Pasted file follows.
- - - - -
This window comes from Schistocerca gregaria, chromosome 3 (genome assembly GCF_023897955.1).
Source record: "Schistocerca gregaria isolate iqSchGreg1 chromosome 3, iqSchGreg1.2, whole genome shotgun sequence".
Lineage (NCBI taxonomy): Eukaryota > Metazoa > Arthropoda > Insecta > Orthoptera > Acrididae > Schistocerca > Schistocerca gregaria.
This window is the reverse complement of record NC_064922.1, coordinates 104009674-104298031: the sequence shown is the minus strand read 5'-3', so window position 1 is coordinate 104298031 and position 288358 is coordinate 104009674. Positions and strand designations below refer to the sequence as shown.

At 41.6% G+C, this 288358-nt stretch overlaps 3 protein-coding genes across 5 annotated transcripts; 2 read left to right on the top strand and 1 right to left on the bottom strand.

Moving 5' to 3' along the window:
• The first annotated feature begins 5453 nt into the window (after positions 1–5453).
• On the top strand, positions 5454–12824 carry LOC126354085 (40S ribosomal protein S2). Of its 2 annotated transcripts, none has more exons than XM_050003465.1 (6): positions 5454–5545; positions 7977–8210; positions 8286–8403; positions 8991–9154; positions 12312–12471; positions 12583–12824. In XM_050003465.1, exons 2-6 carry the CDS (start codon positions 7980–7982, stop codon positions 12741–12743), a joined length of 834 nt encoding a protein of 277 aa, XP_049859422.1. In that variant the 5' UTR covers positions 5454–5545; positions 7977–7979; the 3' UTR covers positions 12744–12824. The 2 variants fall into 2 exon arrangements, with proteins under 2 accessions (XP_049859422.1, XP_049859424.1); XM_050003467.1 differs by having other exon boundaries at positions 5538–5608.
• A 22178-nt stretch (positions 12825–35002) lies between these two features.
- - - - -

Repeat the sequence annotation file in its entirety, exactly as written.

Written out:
This window comes from Schistocerca gregaria, chromosome 3 (genome assembly GCF_023897955.1).
Source record: "Schistocerca gregaria isolate iqSchGreg1 chromosome 3, iqSchGreg1.2, whole genome shotgun sequence".
Lineage (NCBI taxonomy): Eukaryota > Metazoa > Arthropoda > Insecta > Orthoptera > Acrididae > Schistocerca > Schistocerca gregaria.
This window is the reverse complement of record NC_064922.1, coordinates 104009674-104298031: the sequence shown is the minus strand read 5'-3', so window position 1 is coordinate 104298031 and position 288358 is coordinate 104009674. Positions and strand designations below refer to the sequence as shown.

At 41.6% G+C, this 288358-nt stretch overlaps 3 protein-coding genes across 5 annotated transcripts; 2 read left to right on the top strand and 1 right to left on the bottom strand.

Moving 5' to 3' along the window:
• The first annotated feature begins 5453 nt into the window (after positions 1–5453).
• On the top strand, positions 5454–12824 carry LOC126354085 (40S ribosomal protein S2). Of its 2 annotated transcripts, none has more exons than XM_050003465.1 (6): positions 5454–5545; positions 7977–8210; positions 8286–8403; positions 8991–9154; positions 12312–12471; positions 12583–12824. In XM_050003465.1, exons 2-6 carry the CDS (start codon positions 7980–7982, stop codon positions 12741–12743), a joined length of 834 nt encoding a protein of 277 aa, XP_049859422.1. In that variant the 5' UTR covers positions 5454–5545; positions 7977–7979; the 3' UTR covers positions 12744–12824. The 2 variants fall into 2 exon arrangements, with proteins under 2 accessions (XP_049859422.1, XP_049859424.1); XM_050003467.1 differs by having other exon boundaries at positions 5538–5608.
• A 22178-nt stretch (positions 12825–35002) lies between these two features.